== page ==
Containers have actually been with us since the late 1990s, but they are not the end of the story. The real transformation will come with a “serverless” future that will completely overturn the ops ecosystem. Companies will go out of business, new ones will spring to life, and thousands of people will have fundamental changes to their jobs. The shift to a serverless future is much bigger than your normal hype cycle — I believe the current container hoopla is a foreshock preceding a 9.0 quake.
Systems administrators: They keep our high-tech world up and running. From capacity planning, to 3 a.m. phone calls, to retiring that 10-year-old server that uses more power than your whole house, sys admins do it all. Open source communities would not be able to thrive without the networks, services, and tools that allow for communication and collaboration, and sys admins are the ones who work thanklessly year-round to keep them going.
July 31 is System Administrator Appreciation Day, a day for all of us to express our undying gratitude for sys admins. Sure, you could buy your favorite sys admin cake and ice cream, or perhaps a nice gift card. You could even go as far as not breaking the server for just one day. You also can follow these 30 sys admins.
Docker’s momentum has been increasing by the week, and from that it’s clearly touching on real problems. However, for many production users today, the pros do not outweigh the cons. Docker has done fantastically well at making containers appeal to developers for development, testing and CI environments—however, it has yet to disrupt production. In light of DockerCon 2015’s “Docker in Production” theme I’d like to discuss publicly the challenges Docker has yet to overcome to see wide adoption for the production use case. None of the issues mentioned here are new; they all exist on GitHub in some form. Most I’ve already discussed in conference talks or with the Docker team. This post is explicitly not to point out what is no longer an issue: For instance the new registry overcomes many shortcomings of the old. Many areas that remain problematic are not mentioned here, but I believe that what follows are the most important issues to address in the short term to enable more organizations to take the leap to running containers in production. The list is heavily biased from my experience of running Docker at Shopify, where we’ve been running the core platform on containers for more than a year at scale. With a technology moving as fast as Docker, it’s impossible to keep everything current. Please reach out if you spot inaccuracies.
In fact, history is filled with examples of great people declaring a holiday for themselves. Take Christopher Columbus, for example. Upon discovering “The New World”, Columbus immediately declared the second Monday in October to be “Columbus Day” (to be celebrated with cake… and balloons… and confetti). It took a year or two to catch on, but before the decade was through, most of the world was already celebrating this new holiday. It's true. Look it up.
SysAdmins of all experience levels, then, can benefit from brushing up on their job interview skills if they want to find and land a great new job.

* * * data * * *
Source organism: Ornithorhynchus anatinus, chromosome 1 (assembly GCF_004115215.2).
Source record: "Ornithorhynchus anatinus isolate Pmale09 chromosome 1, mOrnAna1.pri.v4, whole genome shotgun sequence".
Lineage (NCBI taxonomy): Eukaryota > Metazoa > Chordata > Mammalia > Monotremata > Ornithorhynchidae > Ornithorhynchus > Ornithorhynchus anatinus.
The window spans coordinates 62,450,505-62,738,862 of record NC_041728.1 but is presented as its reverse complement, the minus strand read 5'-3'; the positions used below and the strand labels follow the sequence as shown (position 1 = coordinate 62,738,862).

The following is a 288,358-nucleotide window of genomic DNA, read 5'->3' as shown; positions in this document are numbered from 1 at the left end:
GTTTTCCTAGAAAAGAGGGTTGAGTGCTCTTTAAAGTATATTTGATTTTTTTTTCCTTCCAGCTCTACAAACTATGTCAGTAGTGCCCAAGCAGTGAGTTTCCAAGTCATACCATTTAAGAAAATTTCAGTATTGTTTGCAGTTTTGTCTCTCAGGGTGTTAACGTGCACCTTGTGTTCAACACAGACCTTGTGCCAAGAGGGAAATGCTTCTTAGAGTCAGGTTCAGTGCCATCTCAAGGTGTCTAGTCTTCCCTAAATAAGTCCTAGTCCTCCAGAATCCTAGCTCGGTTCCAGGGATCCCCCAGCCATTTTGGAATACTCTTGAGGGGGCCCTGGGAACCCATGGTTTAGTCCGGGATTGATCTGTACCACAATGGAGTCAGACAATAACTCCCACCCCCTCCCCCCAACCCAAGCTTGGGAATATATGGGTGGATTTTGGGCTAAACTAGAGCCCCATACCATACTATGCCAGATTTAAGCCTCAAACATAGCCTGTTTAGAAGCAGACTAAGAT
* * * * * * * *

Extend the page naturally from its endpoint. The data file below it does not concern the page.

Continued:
IBM has announced support for Apache Spark for Linux on z Systems, as part of its effort to expand the reach of its mainframe platforms. Among other benefits, the z Systems will now have a lot of appeal for data scientists that can leverage Apache Spark’s advanced analytics capabilities--all running on Linux.
Following three years of development and nine months of testing, Amazon Web Services (AWS) on Tuesday announced that its Aurora database engine is now generally available to customers.
AWS first debuted Aurora during its re:Invent conference in November 2014, positioning the database as a lower cost, higher performance alternative to the widely used open source MySQL database and other similar commercial offerings.
MariaDB Corporation is a provider of open source database solutions for SaaS, cloud and on-premise applications that require high availability, scalability, and performance. Built by the founder and core engineering team behind MySQL, MariaDB has more than 2 million users globally and over 500 customers in more than 45 countries -- most of whom are running Linux.
Enterprise customers could consider open source as the solution to their problems. According to Anand Venugopal, Impetus’ head of real-time stream analytics platform StreamAnalytix, “People have become so friendly to open source, and they have been waiting to be liberated from the hold of proprietary vendors that they are positively biased toward open source-oriented technology.”
Discussing a recent use-case scenario, Kankariya said, “The guy was looking for his problem to be solved; he doesn’t care if it’s Hadoop or NoSQL or whatever.” This openness has allowed Impetus to become a trusted partner and advisor for customers that want to “cross-learn from across the ecosystem.”
Cloudera, Inc.’s Todd Laurence, director, global partner sales, and Michael Crutcher, director of product management, joined theCUBE, SiliconANGLE’s Media team, at Hadoop Summit 2015 to discuss how Cloudera’s close relationship with EMC is benefiting its Isilon scale-out NAS storage customers and “bringing analytics to data where it lives today in EMC Isilon.”